Georgia took a major step earlier this year when the General Assembly passed H.B. 1 that allows people suffering from certain medical conditions to be treated with cannabis oil. Those conditions include cancer, seizure disorders, Parkinson’s disease, Crohn’s disease, mitochondrial diseases, ALS, multiple sclerosis, and sickle cell disease.
I applaud Gov. Nathan Deal and my legislative colleagues for taking this bold action because that law is now improving the lives and health of families throughout our state. Clinical trials in Georgia are showing early promise with the treatment of cannabis oil. According to Dr. Yong Park, a neurologist leading the trials for Augusta University’s Medical College of Georgia, seizures caused by epilepsy decreased up to 60% for children who use a specified cannabis-derived oil for at least 12 weeks.
The trials are part of the state’s Commission on Medical Cannabis, led by Rep. Allen Peake (R-Macon), which was created to study the effect of Georgia’s new law and whether it should be expanded. The Commission will make its recommendations by December 31.
However, H.B. 1 is only the first step if we are truly committed to helping loved ones treat their illnesses and diseases. Currently, the law does not provide access to the medicine. The oil must be obtained in another state and brought back to Georgia. Because cannabis product is illegal according to federal law, carrying it across state lines is against the law. So families who need this medicine have been forced to make a perilous choice: risk bringing the medicine in illegally or risk the health of a child. No one should be forced to make that type of choice.
Furthermore, many families cannot afford the cost of traveling to other states to purchase medical cannabis oil for their child or spouse. That isn’t right. No one should be denied the right to medicine based upon where one lives.
Therefore, like 23 other states that have enacted medical cannabis programs, we must now, through due diligence, create a strict regulatory structure to allow for the growth, production, and distribution of medical cannabis to our citizens who qualify from a doctor for qualifying medical conditions. As in other states, the medical cannabis will be safely produced and strictly regulated.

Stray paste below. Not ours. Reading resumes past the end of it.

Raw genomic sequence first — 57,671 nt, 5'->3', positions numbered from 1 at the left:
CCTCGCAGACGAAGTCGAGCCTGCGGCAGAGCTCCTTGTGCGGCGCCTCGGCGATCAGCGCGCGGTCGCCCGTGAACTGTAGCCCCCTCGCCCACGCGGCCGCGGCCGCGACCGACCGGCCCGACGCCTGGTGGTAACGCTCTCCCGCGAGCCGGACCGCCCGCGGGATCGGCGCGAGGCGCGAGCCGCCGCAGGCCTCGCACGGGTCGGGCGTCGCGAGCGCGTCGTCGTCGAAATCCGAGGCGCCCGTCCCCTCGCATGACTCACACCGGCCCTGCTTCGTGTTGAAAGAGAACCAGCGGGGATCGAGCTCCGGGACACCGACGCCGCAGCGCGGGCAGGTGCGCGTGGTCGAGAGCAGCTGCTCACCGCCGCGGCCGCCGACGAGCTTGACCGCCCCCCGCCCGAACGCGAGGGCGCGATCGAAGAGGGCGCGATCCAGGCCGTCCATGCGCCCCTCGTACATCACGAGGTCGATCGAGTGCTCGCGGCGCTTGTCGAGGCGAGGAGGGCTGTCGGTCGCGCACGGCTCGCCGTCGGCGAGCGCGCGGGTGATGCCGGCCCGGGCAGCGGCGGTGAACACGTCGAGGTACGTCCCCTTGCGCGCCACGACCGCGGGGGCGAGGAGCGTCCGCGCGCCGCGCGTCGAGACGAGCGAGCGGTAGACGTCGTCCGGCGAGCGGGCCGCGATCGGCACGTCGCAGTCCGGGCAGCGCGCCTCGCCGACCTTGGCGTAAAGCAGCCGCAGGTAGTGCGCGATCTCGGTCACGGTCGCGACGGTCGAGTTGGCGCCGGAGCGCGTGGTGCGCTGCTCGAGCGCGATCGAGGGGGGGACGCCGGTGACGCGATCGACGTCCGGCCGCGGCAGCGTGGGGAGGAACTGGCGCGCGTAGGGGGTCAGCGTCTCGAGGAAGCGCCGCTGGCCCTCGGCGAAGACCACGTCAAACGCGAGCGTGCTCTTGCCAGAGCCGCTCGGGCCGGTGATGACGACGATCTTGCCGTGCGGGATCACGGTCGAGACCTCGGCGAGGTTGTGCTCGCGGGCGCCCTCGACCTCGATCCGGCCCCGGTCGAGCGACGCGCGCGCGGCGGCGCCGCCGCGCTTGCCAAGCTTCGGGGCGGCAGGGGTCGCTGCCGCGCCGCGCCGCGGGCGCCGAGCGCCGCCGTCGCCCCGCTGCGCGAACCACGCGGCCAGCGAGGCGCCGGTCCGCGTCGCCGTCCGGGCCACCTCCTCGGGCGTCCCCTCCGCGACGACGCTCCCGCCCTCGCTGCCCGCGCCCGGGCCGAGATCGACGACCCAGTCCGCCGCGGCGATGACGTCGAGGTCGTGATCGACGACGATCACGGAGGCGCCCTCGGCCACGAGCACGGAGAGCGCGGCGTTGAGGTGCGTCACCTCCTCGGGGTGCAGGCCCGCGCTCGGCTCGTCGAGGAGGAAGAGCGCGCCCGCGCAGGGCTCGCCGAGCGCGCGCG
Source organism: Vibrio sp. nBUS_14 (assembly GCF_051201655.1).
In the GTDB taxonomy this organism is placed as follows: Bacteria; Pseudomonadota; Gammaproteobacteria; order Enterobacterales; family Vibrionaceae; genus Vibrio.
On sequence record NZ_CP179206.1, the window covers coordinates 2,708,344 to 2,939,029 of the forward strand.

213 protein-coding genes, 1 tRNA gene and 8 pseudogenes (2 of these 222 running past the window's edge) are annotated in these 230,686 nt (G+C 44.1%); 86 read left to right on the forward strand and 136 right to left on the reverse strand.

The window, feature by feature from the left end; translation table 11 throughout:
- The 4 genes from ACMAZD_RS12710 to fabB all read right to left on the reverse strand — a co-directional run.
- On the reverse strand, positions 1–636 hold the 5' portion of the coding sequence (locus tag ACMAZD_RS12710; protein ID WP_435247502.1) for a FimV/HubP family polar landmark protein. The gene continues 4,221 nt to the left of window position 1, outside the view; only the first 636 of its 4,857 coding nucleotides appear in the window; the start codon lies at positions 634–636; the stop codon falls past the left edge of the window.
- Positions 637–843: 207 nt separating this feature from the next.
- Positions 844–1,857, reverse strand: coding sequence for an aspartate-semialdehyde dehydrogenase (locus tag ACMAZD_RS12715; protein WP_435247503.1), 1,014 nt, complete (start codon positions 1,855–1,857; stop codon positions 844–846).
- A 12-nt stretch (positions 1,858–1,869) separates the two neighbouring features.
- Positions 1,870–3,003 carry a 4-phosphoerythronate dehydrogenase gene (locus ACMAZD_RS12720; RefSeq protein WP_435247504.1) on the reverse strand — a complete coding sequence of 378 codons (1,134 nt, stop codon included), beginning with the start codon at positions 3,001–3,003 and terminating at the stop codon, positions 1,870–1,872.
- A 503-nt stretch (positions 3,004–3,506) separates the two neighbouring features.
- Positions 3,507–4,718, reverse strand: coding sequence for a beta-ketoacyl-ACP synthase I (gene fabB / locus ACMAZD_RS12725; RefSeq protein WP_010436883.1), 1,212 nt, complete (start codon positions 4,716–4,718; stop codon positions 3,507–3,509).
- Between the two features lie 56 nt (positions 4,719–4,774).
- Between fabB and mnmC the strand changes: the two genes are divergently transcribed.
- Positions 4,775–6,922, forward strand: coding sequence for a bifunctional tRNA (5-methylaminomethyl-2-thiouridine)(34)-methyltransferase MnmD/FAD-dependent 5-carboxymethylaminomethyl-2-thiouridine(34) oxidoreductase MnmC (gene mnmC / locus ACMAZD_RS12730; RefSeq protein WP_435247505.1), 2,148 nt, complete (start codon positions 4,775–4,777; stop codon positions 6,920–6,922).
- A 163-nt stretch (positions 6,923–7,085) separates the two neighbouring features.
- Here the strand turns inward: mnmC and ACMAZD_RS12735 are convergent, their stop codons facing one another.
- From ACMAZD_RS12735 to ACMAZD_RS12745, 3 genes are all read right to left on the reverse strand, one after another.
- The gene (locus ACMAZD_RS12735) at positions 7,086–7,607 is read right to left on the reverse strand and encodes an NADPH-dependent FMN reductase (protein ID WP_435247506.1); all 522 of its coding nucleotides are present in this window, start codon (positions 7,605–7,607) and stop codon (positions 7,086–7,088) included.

Understandably, this causes concern in the law enforcement community. Will this increase drug usage among the populace? Will this increase criminal activity? Will this lead to recreational use?
As the chair of the Public Safety and Homeland Security Committee, I can assuredly say the answer to those questions are “No.”
Nearly half of the U.S. population live in states where medicinal cannabis is legal. Research shows it has not affected overall drug use. Furthermore, research proves that there has been no increase in either teen use or crime – and that permitting the use of medical cannabis may actually result in a decrease in traffic fatalities.
In the 23 other states, legal cannabis oil will improve and safe lives, while also allowing law enforcement to focus more of their time on violent crime. And that’s one reason violent crime is down in those states that already allow medical cannabis.
Let me be clear about one thing: virtually no one in the Georgia General Assembly or Governor Deal favors the legal recreational use of marijuana. That is a non-starter and has nothing to do with allowing people with qualified illnesses and disease access to medical cannabis.
As we debate a new law to permit the in-state growth, production, and distribution of medical cannabis, I want the law enforcement community – our sheriffs, police chiefs, and prosecutors – to know that I want you to have a seat at the table. I want your input on general security measures for these facilities and to establish minimum security compliance standards for the production and distribution, such as visual monitoring by recording devices, and intrusion detection system, or physical barriers to prevent unauthorized access to the cannabis.
We want to craft this legislation to ensure a regulated and safe system with a strict list of conditions for which medical cannabis can be used, including a cap on the amount that patients can possess and a limited number of licenses for those who can distribute the medicine.
Let’s have courage to do the right thing and not stand in between a doctor and a patient.
With law enforcement and the medical profession as partners, we can create effective public safety policy while also improving the lives and health of our loved ones.